Course Correction—Data Breach as Invasion of Privacy
22 Pages Posted: 25 May 2018
Date Written: January 15, 2018
The news comes by e-mail. Your health insurer has been hacked. You’ve confided in your doctor, sharing some of your deepest secrets, even that you are HIV-positive. Among the records stolen in the data breach were the doctor’s notes. Your social security number, too, was compromised. You are distraught. Months go by and no one tries to steal your identity or commit any other crime using your personal information. Do you have any legal recourse against the insurer?
Data breach litigation has given rise to new questions, like whether claims may proceed against hacked companies in the absence of fraudulent account activity or actual identity theft affecting those whose information was lost. Courts have recognized a distinction between cases involving actual fraud or identity theft—or, at least, signs of a malicious hack—and cases not involving misuse, as where a thief may have broken into a car and grabbed a laptop without realizing what it contained. Plaintiffs in the first category, who suffered economic loss or were subject to intentional data theft, have been deemed to have standing to sue the hacked company for negligence and other alleged violations. In the second category, plaintiffs whose information was merely exposed, but never exploited, often find themselves out of luck. Highlighting this distinction, the court in Khan v. Children’s National Health System surveyed existing case law and suggested that plaintiffs can pursue damages if they “provide either (1) actual examples of the use of the fruits of the data breach for identity theft, even if involving other victims; or (2) a clear indication that the data breach was for the purpose of using the plaintiffs’ personal data to engage in identity fraud.”
However tidy this “Khan dichotomy” may seem, it is also incomplete. The Supreme Court’s decision in Spokeo, Inc. v. Robins supports applying the common law of privacy to personal data loss. Established privacy principles counsel against tying the fate of claims solely to the criminal intent of hackers or the presence of economic harm from data misuse. Against this legal backdrop, the Khan dichotomy of misuse vs. no misuse pays short shrift to the nature of the stolen information and the intangible harm that data breaches can cause.
The news in autumn 2017 that half of all Americans’ information had been taken from Equifax left many deeply rattled. As this collective experience shows, the dominant harm from data breaches lies not in low-level fraud but in the loss of private facts themselves and consequent damage of an intangible nature: anxiety, embarrassment, and distress. That these feelings are well founded should be uncontroversial, given the severity and increasing prevalence of identity theft. There is good reason why, even as many people are now resigned to their online searches and purchases being tracked, few would willingly list their medical facts or social security numbers on unencrypted websites.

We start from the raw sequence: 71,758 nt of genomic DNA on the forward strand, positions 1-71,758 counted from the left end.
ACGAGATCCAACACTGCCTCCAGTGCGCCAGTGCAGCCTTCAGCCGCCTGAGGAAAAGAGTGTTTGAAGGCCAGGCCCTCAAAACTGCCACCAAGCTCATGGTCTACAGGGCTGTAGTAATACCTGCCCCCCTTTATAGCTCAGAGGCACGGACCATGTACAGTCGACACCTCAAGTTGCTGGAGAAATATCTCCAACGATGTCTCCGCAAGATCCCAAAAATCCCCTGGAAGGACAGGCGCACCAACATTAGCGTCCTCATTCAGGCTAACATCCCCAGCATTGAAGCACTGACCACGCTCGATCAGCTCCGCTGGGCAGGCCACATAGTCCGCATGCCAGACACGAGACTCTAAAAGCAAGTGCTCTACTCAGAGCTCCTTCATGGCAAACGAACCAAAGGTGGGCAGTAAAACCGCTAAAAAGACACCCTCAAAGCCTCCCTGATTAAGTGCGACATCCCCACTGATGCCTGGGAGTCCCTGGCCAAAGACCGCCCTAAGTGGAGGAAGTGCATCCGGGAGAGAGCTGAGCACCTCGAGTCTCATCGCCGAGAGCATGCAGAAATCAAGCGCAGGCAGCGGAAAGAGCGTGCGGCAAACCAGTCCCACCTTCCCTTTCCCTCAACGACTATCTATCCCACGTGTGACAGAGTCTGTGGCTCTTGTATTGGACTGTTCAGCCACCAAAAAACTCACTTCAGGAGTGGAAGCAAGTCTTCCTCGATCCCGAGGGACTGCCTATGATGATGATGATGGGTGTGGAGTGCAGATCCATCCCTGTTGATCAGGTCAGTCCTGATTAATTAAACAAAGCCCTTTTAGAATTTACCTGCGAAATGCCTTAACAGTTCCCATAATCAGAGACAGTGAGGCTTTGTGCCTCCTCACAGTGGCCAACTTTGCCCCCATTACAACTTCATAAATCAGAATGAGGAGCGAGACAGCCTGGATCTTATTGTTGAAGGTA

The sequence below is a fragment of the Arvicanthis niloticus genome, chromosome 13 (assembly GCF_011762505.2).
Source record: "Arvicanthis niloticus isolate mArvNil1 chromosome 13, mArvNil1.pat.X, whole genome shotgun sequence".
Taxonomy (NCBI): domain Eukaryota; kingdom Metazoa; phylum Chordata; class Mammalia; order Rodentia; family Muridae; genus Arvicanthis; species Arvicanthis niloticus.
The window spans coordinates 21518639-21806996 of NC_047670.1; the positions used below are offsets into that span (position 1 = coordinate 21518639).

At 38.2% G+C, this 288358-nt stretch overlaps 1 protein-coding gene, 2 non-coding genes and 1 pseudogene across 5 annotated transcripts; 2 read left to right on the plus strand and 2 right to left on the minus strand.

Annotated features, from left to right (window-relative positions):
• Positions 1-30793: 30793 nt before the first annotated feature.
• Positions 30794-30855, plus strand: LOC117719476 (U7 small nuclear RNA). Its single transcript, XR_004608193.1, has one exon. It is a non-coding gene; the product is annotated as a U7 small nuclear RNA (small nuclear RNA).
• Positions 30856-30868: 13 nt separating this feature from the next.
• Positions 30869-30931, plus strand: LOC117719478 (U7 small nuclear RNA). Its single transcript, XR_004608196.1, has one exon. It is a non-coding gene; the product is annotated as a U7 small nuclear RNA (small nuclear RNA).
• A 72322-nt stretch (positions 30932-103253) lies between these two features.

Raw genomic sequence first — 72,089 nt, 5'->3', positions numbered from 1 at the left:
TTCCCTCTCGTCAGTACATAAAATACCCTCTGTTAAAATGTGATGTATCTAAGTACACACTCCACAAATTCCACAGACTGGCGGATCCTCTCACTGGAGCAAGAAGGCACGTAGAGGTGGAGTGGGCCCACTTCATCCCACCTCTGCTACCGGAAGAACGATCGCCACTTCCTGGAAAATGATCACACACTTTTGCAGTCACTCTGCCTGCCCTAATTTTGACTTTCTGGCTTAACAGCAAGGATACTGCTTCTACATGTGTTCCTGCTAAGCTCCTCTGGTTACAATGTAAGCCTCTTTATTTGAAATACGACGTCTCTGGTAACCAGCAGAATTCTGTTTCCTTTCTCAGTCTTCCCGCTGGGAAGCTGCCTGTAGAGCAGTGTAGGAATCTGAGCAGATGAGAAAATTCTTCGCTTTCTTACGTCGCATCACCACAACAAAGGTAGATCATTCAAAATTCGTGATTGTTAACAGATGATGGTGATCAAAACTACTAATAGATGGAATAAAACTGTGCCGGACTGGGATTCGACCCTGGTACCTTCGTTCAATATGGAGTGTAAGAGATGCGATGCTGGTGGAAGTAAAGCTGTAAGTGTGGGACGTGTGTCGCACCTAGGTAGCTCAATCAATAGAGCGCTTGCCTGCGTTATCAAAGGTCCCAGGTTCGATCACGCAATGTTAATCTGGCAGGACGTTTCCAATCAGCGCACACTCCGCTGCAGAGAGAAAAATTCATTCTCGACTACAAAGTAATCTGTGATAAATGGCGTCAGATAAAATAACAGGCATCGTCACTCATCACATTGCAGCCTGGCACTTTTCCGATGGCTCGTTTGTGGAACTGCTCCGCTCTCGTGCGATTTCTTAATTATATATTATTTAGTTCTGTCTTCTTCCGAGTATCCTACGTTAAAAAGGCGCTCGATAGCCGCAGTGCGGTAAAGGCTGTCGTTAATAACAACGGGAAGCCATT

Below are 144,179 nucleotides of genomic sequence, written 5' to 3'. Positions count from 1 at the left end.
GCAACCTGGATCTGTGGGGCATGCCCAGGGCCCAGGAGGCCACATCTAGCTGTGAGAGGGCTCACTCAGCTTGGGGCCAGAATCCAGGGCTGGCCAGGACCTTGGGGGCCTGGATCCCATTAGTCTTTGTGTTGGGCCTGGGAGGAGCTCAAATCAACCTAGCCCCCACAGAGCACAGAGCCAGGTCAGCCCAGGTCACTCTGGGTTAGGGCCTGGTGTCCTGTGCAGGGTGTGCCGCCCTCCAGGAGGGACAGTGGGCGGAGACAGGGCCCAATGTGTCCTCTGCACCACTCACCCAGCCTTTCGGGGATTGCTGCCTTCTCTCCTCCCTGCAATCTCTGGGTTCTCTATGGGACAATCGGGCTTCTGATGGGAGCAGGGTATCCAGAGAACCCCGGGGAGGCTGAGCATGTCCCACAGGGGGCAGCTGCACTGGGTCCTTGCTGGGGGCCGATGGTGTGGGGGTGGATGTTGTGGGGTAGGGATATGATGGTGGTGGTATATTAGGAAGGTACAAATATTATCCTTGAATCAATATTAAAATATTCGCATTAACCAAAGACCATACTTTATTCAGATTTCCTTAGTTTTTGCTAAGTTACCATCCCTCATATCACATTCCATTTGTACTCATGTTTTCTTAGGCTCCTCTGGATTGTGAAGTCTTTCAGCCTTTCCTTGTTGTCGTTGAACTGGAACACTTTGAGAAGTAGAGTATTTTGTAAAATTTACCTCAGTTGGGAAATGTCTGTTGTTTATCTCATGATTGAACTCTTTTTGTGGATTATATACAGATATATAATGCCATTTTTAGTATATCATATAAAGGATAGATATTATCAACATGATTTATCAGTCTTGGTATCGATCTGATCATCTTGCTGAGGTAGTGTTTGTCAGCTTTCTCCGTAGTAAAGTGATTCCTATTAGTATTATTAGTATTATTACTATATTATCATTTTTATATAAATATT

Several early data breach cases involved the theft of payment card information. Within a few years, economic harm—traditionally incidental and at the periphery of privacy torts—gained a toehold at the core of data breach jurisprudence. A decade into this body of law, courts should embrace invasion of privacy principles, under which the legal rights of victims derive in part from the nature of the information exposed.
Not all types of hacked information carry the same status. Breaches of payment card databases, however large (as in the Target and Home Depot incidents), are of lesser magnitude than certain breaches of medical or governmental systems (as in the Anthem, Premera, and U.S. Office of Personnel Management incidents). A debit or credit card can be canceled or reissued. Private medical information can never be changed and is far more sensitive. Social security numbers—taken, for example, in the massive Equifax breach—can be hoarded and used to steal identities or tax refunds or to inflict other harm years later, after all applicable statutes of limitations have run.
Courts have too often skipped over this hierarchy of personal information in deciding data breach cases. Yet the common law of privacy necessarily looks to the nature of exposed information in determining whether its exposure would offend a reasonable person.
Spokeo recognizes that the common law should guide standing rules in the digital age. Although it was the negligence tort that dominated the early years of data breach litigation, breaches releasing highly sensitive information implicate privacy torts as well. Especially relevant are two aspects of the cause of action for intrusion upon seclusion. First, a defendant may be liable for enabling a privacy invasion even if the defendant did not carry out the invasion. Second, a plaintiff need not have sustained out-of-pocket loss to recover for a privacy invasion because the central damage is the invasion itself and the intangible harm it brings about. Under the common law of privacy, the nature of the stolen information—not just whether it has been misused—should figure prominently in data breach legal analysis.
Keywords: Privacy, Data Breach, Hacking, Standing, Damages
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